Safety First: How To Make Your Pool Safe For Your Kids And Pets

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Cleaning, Maintenance & Refurbishment

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Having invested in a new swimming pool, or having acquired one as part of a new property, you deserve many years of fun and relaxation from it. Having a swimming pool at home is a luxurious way to relax in the summer and entertain guests. Grandchildren and family pets adore a swimming pool. Swimming pool owners get hours of fun watching their kids swim, jump and splash about in their pools, even if they don’t go near it themselves!

And of course, swimming is one of the best forms of exercise there is. You can swim at any age, even if joint pain or mobility difficulties inhibit taking on other exercises such as running. Swimming is good for the heart, lowers stress levels and strengthens all major muscle groups, as well as improving breathing and flexibility. And then there is the enjoyment of a barbecue by the pool on a warm summer evening, or simply relaxing outside with a cocktail and a good book. Need we go on?

We have written this page as a brief introduction to pool safety and maintenance, with helpful hints on how you can save money and avoid some of the common issues swimming pool owners experience with their home pools.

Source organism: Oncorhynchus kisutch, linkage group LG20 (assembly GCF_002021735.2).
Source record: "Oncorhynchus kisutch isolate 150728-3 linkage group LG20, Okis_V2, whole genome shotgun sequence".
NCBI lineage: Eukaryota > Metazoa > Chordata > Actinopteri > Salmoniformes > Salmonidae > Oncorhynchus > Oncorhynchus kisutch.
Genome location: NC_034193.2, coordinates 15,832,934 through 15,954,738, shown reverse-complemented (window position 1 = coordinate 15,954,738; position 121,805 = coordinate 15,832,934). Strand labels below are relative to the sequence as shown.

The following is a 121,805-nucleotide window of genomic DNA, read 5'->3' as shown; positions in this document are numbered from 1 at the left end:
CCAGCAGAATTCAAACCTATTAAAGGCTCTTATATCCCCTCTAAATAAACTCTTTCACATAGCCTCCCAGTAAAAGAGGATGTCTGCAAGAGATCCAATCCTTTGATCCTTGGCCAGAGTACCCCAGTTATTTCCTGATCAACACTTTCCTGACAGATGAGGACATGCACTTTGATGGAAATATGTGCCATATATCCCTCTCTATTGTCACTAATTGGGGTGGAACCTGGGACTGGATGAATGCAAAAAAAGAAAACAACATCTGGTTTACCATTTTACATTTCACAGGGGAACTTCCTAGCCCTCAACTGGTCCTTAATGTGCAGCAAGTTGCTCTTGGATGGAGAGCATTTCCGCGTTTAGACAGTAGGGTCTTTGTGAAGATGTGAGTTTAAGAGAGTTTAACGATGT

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Home Swimming Pool Safety & Maintenance Guide

Safety First: How To Make Your Pool Safe For Your Kids And Pets

Safety while swimming is your first priority. With no lifeguards or maintenance team on hand to assist, it is your responsibility to make sure the pool is safe for everyone who uses it, especially for children and pets. Most home swimming pools are relatively shallow and safe. Nevertheless, there are risks, and accidents can and do happen.

Following these simple guidelines will help keep everyone safe while having fun in your pool.

Write A List Of Swimming Pool Safety Rules

Just as a public swimming pool has safety rules, so should your pool at home. Make a short, simple list of rules and explain them carefully to children so that they remember them before using the pool. For adults these rules should all be common sense, but if you’re having a party, it won’t hurt to print off and laminate a copy of the safety guidelines and leave them in a place where people can read them.

Here are some you could use:

  1. Children under five and non-swimmers should be supervised by a
    responsible adult at all times.
  2. No running around the edge of the pool.
  3. No diving outside your designated diving area (not recommended at all if your pool deep end is less than 2.5 meters deep).
  4. No pushing people into the pool.
  5. No ‘bombing’ and look before you jump.
  6. Don’t bring glass bottles or food into the pool.
  7. Don’t use the pool after drinking alcohol – 70% of swimming pool drownings among adults occur after alcohol has been consumed.

Safety Precautions

Despite your best intentions, it is not possible to completely regulate how people behave in and around your pool. You can however take certain safety precautions that will minimise the risk of an accident. For instance:

  • When people are using your pool, designate a responsible person to keep a lookout. This could be you, your spouse or a trusted guest –preferably someone who is a confident swimmer.